Jason Fuchs

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Jason Fuchs
Born (1986-03-05) March 5, 1986 (age 28)
New York City, New York, U.S.
Occupation Actor/writer
Years active 1996–present

Jason Fuchs (born March 5, 1986) is an American television and film actor and screenwriter.

Early life[edit]

Fuchs was born in New York City, to a family of Hasidic Jewish background on his father's side.[1][2] He went on to enroll and graduate from Columbia University.

Career[edit]

He has been acting since he was 7 years old, making his debut at Lincoln Center in the play Abe Lincoln in Illinois with Sam Waterston. Fuchs has also guest-starred on Cosby, The Sopranos, The Beat, Law & Order: Criminal Intent, Law & Order: Special Victims Unit, Ed, and All My Children. His first feature film role was as Marvin in the 1996 movie Flipper, co-starring Elijah Wood. In 1998 he appeared in two movies, Louis & Frank and Jane Austen's Mafia!. Fuchs also starred in 2003 film The Hebrew Hammer, co-starring Adam Goldberg. In 2004, Fuchs took the role in Winter Solstice. Fuchs wrote, produced and starred in the 2006 short film Pitch, which made its premiere at the 2006 Cannes Film Festival. He next appeared in Holy Rollers, a movie inspired by actual events in the late nineties when Hasidic Jews were recruited as mules to smuggle ecstasy from Europe into the United States. He played a brother of Justin Bartha, alongside Jesse Eisenberg and Ari Graynor.

In 2012, Fuchs made his feature screenwriting debut with the animated sequel, "Ice Age: Continental Drift". Despite receiving generally mixed reviews from critics, the film became a box office success, currently the 6th highest-grossing animated feature in history, the 10th highest grossing film of all time internationally[3] and the third highest-grossing film of 2012, with a worldwide gross of over $830 million. As a result, at age 26, Fuchs became the youngest writer in film history to pen a film that grossed over $226 million, the worldwide global box office mark set in 1997 by then 24 year old Matt Damon and then 26 year old Ben Affleck with their screenplay for "Good Will Hunting".[4]

The summer of 2012 also saw the televised premiere of Fuchs' Nickelodeon original TV movie musical, "Rags (film)", a revisionist take on the Cinderella tale starring Keke Palmer and Max Schneider. Fuchs co-wrote the film with Hillary Galanoy & Elizabeth Hackett with Billie Woodruff directing. The film turned into a sleeper hit and received 4.6 million total viewers (Live + 7 day) becoming one of Nickelodeon's highest rated original films.[5] It received a 0.5 rating in the 18-49 demographic.[6] As well, the film shot to the top of the iTunes sales charts, debuting as the #1 musical on iTunes and remaining atop the charts for more than a month.[5]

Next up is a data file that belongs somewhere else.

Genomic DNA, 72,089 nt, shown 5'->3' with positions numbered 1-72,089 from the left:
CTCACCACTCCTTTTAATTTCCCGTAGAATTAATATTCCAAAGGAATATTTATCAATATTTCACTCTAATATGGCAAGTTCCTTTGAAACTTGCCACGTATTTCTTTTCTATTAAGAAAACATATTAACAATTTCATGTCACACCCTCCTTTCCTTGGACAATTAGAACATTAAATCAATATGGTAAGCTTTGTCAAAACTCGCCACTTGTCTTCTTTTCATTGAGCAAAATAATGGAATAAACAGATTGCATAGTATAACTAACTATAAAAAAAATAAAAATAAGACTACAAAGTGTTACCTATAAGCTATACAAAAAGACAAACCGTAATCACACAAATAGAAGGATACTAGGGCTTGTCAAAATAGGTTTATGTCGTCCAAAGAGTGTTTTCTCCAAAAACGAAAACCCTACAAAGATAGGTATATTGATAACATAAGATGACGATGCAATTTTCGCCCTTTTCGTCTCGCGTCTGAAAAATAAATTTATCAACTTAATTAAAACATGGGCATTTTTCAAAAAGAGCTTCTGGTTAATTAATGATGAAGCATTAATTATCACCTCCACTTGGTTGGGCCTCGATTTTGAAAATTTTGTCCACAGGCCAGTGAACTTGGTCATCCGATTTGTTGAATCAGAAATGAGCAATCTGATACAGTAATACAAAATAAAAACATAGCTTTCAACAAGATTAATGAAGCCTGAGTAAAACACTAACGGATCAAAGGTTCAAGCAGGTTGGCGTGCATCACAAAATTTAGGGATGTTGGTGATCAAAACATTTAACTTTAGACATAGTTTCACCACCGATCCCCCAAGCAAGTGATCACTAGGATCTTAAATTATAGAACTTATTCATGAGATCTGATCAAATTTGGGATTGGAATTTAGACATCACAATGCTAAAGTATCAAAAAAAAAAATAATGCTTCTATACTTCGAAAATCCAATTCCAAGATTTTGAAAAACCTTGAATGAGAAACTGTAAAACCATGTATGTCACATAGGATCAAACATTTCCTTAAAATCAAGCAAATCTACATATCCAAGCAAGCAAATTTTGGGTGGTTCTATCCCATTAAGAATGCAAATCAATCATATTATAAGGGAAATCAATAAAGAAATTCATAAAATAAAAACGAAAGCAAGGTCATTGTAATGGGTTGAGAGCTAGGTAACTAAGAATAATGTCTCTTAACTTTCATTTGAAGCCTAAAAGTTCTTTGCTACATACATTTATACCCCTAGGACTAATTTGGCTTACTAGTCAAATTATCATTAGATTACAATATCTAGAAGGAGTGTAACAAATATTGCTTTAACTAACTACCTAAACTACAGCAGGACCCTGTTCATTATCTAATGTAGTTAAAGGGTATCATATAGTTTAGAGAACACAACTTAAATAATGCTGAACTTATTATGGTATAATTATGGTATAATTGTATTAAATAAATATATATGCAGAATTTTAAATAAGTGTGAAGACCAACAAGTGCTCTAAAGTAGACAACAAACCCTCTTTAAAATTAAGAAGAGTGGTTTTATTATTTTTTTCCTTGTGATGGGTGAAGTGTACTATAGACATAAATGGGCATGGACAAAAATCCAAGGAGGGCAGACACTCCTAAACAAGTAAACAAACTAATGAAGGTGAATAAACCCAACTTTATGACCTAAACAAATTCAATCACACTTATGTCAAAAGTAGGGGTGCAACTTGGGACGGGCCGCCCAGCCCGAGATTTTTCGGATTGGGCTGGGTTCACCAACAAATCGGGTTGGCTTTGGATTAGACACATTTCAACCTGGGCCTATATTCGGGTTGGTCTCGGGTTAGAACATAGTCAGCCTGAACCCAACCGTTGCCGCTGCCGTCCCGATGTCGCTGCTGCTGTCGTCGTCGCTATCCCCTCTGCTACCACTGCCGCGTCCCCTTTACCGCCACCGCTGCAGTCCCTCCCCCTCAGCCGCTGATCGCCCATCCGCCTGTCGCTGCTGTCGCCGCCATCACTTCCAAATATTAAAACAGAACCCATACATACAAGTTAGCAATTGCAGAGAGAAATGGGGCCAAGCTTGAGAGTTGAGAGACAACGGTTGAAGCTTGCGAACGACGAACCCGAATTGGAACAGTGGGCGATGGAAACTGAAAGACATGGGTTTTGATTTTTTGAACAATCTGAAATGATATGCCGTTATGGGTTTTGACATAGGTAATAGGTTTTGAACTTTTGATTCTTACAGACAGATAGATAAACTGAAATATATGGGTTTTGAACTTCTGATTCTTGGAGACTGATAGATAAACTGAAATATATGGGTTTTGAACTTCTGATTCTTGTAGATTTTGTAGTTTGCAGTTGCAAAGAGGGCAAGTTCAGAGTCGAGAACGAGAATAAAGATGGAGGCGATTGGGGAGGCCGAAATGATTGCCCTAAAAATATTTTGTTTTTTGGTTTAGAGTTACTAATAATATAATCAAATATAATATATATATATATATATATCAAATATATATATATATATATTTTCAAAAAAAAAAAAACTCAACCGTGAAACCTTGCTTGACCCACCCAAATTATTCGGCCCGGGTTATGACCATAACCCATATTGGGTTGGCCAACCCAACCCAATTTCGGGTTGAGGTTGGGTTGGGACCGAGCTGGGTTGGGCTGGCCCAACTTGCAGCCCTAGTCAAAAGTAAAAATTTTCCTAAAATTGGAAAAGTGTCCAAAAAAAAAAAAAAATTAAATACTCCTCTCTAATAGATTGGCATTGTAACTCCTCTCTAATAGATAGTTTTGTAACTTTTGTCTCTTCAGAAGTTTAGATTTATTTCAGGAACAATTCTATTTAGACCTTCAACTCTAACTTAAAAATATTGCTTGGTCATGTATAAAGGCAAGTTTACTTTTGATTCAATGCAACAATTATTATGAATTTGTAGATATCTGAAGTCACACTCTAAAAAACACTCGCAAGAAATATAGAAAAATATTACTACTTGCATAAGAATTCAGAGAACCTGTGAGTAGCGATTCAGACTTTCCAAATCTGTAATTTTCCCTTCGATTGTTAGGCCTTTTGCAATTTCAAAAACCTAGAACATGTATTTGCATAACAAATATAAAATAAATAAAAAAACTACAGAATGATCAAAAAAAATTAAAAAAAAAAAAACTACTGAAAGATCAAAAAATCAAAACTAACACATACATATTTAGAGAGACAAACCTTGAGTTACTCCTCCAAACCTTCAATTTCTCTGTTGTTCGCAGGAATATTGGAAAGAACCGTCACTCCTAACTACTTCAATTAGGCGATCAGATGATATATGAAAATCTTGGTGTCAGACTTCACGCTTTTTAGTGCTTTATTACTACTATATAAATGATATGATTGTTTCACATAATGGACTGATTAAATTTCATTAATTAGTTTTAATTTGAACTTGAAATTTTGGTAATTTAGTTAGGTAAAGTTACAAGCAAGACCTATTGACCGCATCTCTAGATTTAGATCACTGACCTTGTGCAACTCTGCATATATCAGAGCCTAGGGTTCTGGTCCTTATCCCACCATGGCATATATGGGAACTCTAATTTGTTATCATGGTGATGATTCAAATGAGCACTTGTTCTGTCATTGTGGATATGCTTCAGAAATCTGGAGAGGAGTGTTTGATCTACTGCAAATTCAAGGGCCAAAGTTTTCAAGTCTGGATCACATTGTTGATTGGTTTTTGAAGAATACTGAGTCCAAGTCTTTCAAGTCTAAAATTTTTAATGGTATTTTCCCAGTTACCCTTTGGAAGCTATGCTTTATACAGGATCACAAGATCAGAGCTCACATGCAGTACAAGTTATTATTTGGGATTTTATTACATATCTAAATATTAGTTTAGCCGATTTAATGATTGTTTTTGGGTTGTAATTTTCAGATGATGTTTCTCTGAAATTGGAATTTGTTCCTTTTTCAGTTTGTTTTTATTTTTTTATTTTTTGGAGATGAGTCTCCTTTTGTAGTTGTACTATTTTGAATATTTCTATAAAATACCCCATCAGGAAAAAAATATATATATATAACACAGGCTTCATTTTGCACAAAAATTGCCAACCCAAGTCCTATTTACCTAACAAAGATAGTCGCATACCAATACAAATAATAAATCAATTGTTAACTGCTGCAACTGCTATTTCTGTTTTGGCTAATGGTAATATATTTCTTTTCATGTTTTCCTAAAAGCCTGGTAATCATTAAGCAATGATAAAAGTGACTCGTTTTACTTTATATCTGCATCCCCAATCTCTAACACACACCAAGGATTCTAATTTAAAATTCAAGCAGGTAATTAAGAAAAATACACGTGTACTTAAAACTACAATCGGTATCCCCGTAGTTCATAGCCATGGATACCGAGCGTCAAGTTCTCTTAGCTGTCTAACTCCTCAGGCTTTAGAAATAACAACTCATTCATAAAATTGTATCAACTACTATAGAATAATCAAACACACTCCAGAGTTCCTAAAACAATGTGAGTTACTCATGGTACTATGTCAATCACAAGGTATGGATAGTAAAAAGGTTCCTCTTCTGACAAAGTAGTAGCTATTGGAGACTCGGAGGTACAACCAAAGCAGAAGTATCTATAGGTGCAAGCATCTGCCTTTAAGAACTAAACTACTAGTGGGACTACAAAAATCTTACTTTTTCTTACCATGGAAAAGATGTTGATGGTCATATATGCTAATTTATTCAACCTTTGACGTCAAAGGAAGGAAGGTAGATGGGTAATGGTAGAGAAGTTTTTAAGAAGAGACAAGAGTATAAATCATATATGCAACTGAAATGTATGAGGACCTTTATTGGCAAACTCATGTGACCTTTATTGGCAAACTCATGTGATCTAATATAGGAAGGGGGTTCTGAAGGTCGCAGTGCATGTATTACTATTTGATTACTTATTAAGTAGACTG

Television[edit]

Year Title Role
1998 Cosby David
2000 The Sopranos Junior Sontag
The Beat Joshua Meyerwitz
2002 Law & Order: Criminal Intent Ricky Feldman
Law & Order: Special Victims Unit Nick Radsen
2003 "Fillmore!" Johnny Nevada (voice)
2003 Ed Wesley Stout
2005 All My Children Young Ryan

Filmography[edit]

Year Title Role
1996 Flipper Marvin
1998 Louis & Frank Louis Jr.
Jane Austen's Mafia! Vincenzo
2000 Spooky House Yuri
2003 The Hebrew Hammer Adolescent Hasidic Boy
2004 Winter Solstice Bob
2006 Pitch Jason
2010 Holy Rollers Leon Zimmerman
2010 The Firefly and the Bride Brat
2012 Ice Age: Continental Drift writer

References[edit]

  1. ^ Wieselman, Jarett (2010-05-21). "Jason Fuchs: 'Holy Rollers' hopes to be the 'Avatar' of Hasidic drug dealing films". New York Post. Retrieved 2010-05-30. "I come from a Hasidic background, I am only one generation removed." 
  2. ^ Mester, Ilan (2010-06-04). "Holy Rolling with Jason Fuchs". Shalom Life. Retrieved 2010-06-26. "I come from a Hasidic Jewish family on my dad’s side." 
  3. ^ "UPDATED: 'Ice Age 4' Becomes 10th Highest Grossing Film Of All Time At The International Box Office". Retrieved 27 August 2012. 
  4. ^ "All Time Worldwide Box Office Grosses". Retrieved 9 August 2012. 
  5. ^ a b "RagsMovie: #RAGS grew from 3.5 MM total". Retrieved 14 August 2012. 
  6. ^ The Futon Critic Staff (TFC) (30 May 2012). "Monday's Cable Ratings: "Hatfields & McCoys," Heat/Celtics Big for History, ESPN". The Futon Critic. TheFutonCritic.com. Retrieved 29 June 2012. 

External links[edit]